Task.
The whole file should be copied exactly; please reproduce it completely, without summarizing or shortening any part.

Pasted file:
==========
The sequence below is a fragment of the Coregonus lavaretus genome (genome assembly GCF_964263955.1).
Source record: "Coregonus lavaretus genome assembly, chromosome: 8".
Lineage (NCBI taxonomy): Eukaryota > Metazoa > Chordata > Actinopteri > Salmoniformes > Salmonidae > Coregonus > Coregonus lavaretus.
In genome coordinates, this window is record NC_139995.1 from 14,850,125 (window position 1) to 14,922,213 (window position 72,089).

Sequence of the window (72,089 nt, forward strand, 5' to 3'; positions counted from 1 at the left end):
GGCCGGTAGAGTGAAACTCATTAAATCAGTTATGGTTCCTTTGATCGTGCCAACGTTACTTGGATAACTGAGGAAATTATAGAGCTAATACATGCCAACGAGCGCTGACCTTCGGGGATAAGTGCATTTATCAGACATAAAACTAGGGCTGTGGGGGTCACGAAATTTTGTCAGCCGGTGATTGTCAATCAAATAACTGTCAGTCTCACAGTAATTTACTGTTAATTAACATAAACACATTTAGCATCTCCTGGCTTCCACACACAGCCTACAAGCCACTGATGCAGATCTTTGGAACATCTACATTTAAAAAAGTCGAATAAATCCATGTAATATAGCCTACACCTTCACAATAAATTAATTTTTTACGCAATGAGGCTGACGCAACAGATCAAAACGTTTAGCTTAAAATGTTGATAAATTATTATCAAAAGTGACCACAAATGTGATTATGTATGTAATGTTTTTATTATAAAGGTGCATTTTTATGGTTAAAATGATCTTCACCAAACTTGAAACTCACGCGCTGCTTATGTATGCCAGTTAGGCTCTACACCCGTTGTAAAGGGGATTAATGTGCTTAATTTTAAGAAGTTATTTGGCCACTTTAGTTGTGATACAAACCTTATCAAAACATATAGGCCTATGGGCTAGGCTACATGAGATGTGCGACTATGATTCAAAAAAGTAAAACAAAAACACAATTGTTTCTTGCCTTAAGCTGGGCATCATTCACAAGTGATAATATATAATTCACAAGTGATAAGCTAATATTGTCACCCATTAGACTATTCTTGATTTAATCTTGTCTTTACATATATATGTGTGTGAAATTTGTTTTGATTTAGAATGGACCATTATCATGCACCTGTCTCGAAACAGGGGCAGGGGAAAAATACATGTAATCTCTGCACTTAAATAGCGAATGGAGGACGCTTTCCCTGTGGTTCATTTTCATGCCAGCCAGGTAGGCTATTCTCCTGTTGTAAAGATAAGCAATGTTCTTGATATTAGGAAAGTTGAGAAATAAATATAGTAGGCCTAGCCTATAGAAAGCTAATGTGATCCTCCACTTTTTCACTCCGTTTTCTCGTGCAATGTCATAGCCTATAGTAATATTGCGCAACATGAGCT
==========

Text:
The sequence below is a fragment of the Coregonus lavaretus genome (genome assembly GCF_964263955.1).
Source record: "Coregonus lavaretus genome assembly, chromosome: 8".
Lineage (NCBI taxonomy): Eukaryota > Metazoa > Chordata > Actinopteri > Salmoniformes > Salmonidae > Coregonus > Coregonus lavaretus.
In genome coordinates, this window is record NC_139995.1 from 14,850,125 (window position 1) to 14,922,213 (window position 72,089).

Sequence of the window (72,089 nt, forward strand, 5' to 3'; positions counted from 1 at the left end):
GGCCGGTAGAGTGAAACTCATTAAATCAGTTATGGTTCCTTTGATCGTGCCAACGTTACTTGGATAACTGAGGAAATTATAGAGCTAATACATGCCAACGAGCGCTGACCTTCGGGGATAAGTGCATTTATCAGACATAAAACTAGGGCTGTGGGGGTCACGAAATTTTGTCAGCCGGTGATTGTCAATCAAATAACTGTCAGTCTCACAGTAATTTACTGTTAATTAACATAAACACATTTAGCATCTCCTGGCTTCCACACACAGCCTACAAGCCACTGATGCAGATCTTTGGAACATCTACATTTAAAAAAGTCGAATAAATCCATGTAATATAGCCTACACCTTCACAATAAATTAATTTTTTACGCAATGAGGCTGACGCAACAGATCAAAACGTTTAGCTTAAAATGTTGATAAATTATTATCAAAAGTGACCACAAATGTGATTATGTATGTAATGTTTTTATTATAAAGGTGCATTTTTATGGTTAAAATGATCTTCACCAAACTTGAAACTCACGCGCTGCTTATGTATGCCAGTTAGGCTCTACACCCGTTGTAAAGGGGATTAATGTGCTTAATTTTAAGAAGTTATTTGGCCACTTTAGTTGTGATACAAACCTTATCAAAACATATAGGCCTATGGGCTAGGCTACATGAGATGTGCGACTATGATTCAAAAAAGTAAAACAAAAACACAATTGTTTCTTGCCTTAAGCTGGGCATCATTCACAAGTGATAATATATAATTCACAAGTGATAAGCTAATATTGTCACCCATTAGACTATTCTTGATTTAATCTTGTCTTTACATATATATGTGTGTGAAATTTGTTTTGATTTAGAATGGACCATTATCATGCACCTGTCTCGAAACAGGGGCAGGGGAAAAATACATGTAATCTCTGCACTTAAATAGCGAATGGAGGACGCTTTCCCTGTGGTTCATTTTCATGCCAGCCAGGTAGGCTATTCTCCTGTTGTAAAGATAAGCAATGTTCTTGATATTAGGAAAGTTGAGAAATAAATATAGTAGGCCTAGCCTATAGAAAGCTAATGTGATCCTCCACTTTTTCACTCCGTTTTCTCGTGCAATGTCATAGCCTATAGTAATATTGCGCAACATGAGCT